224 pages | 9 B/W Illus.
What effect has globalization had on our understanding of literacy? Grassroots Literacy seeks to address the relationship between globalization and the widening gap between ‘grassroots’ literacies, or writings from ordinary people and local communities, and ‘elite’ literacies.
Displaced from their original context to elite literacy environments in the form of letters, police declarations and pieces of creative writing, ‘grassroots’ literacies are unsurprisingly easily disqualified, either as ‘bad’ forms of literacy, or as messages that fail to be understood. Through close analysis of two unique, handwritten documents from the Democratic Republic of the Congo, Jan Blommaert considers how ‘grassroots’ literacy in the Third World develops outside the literacy-saturated environments of the developed world. In examining these documents produced by socially and economically marginalized writers Blommaert demonstrates how literacy environments should be understood as relatively autonomous systems.
Grassroots Literacy will be key reading for students of language and literacy studies as well as an invaluable resource for anyone with an interest in understanding the implications of globalization on local literacy practices.
Table of Contents
PART 1: GRASSROOTS LITERACY
1. Introduction: Grassroots literacy and literacy regimes
1.1. Yes I can write
1.3. Grassroots literacy
1.4. Ethnographies of text
PART 2: THE LIVES OF JULIEN
2. Three lives for Mrs Arens
2.1. Three versions of a life
2.2. Writing with an accent
2.3. Julien’s life: a storyline
2.4. Writing (as) a (way of) life
2.5. Context and pretext
3. Genres and repertoires
3.2. On genre
3.3. Emerging genres in an emerging tradition
3.4. Histories and letters
3.5. The repertoire
3.6. The misfit
4. Writing, remembering and being
4.1. Emerging genres, emerging lives
4.2. Writing and remembering
4.3. Who is Julien?
4.4. Textuality and subjectivity
PART 3: TSHIBUMBA THE HISTORIAN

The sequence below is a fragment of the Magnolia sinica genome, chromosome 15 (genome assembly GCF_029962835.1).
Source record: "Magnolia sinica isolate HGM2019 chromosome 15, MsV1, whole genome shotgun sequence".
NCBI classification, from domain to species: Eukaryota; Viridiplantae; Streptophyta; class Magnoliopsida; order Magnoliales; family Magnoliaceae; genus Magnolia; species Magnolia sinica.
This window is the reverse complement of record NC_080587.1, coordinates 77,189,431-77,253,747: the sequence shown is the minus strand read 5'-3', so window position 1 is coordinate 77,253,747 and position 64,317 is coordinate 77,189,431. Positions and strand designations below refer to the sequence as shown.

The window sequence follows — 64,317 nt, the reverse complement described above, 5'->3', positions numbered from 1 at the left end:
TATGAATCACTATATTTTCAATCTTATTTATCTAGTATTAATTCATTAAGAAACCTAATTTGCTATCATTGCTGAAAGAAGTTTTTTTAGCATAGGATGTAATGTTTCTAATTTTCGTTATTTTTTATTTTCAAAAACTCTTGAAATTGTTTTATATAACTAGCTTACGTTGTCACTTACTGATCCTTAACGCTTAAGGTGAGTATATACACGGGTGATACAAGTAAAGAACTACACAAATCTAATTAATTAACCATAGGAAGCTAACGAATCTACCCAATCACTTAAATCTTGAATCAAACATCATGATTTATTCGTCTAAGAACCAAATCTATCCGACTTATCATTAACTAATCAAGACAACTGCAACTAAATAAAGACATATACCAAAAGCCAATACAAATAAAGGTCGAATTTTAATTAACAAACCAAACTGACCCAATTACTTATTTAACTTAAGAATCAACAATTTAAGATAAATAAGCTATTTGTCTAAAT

5. Tshibumba: Artist, painter, historian
5.1. Paintings, conversations, and texts
5.2. Tshibumba Kanda Matulu
5.3. The storyline
6. The aesthetics of grassroots literacy
6.1. Writing as drawing
6.2. Tshibumba’s writing and drawing
6.3. Tshibumba’s voice
6.4. A disciplined voice
7. Sources as resources
7.1. The archive again
7.2. A national history with local resources
7.3. Tshibumba’s voices
8. The grassroots historian’s craft
8.1. Tshibumba’s historiographic methodology
8.2. Grassroots historiography and popular consciousness
8.3. Artist, painter, grassroots historian
PART 4: JULIEN, TSHIBUMBA AND BEYOND
9.1. Lives, literacy, subjectivity
9.2. The skeleton of literacy practices
9.3. Grassroots literacy in globalization
9.4. History from below
NOTES & REFERENCES
This series showcases innovative research and scholarship in the field of Literacy Studies.
Literacy practices are changing rapidly in contemporary society in response to broad social, economic and technological changes: in education, the workplace, the media and in everyday life. The Literacies series reflects the increasingly interdisciplinary nature of research into reading and writing. The series aims to publish studies which consider literacy as a social practice. Work in this field has been developed and drawn together to provide books that are accessible, interdisciplinary and international in scope, covering a wide range of social and institutional contexts.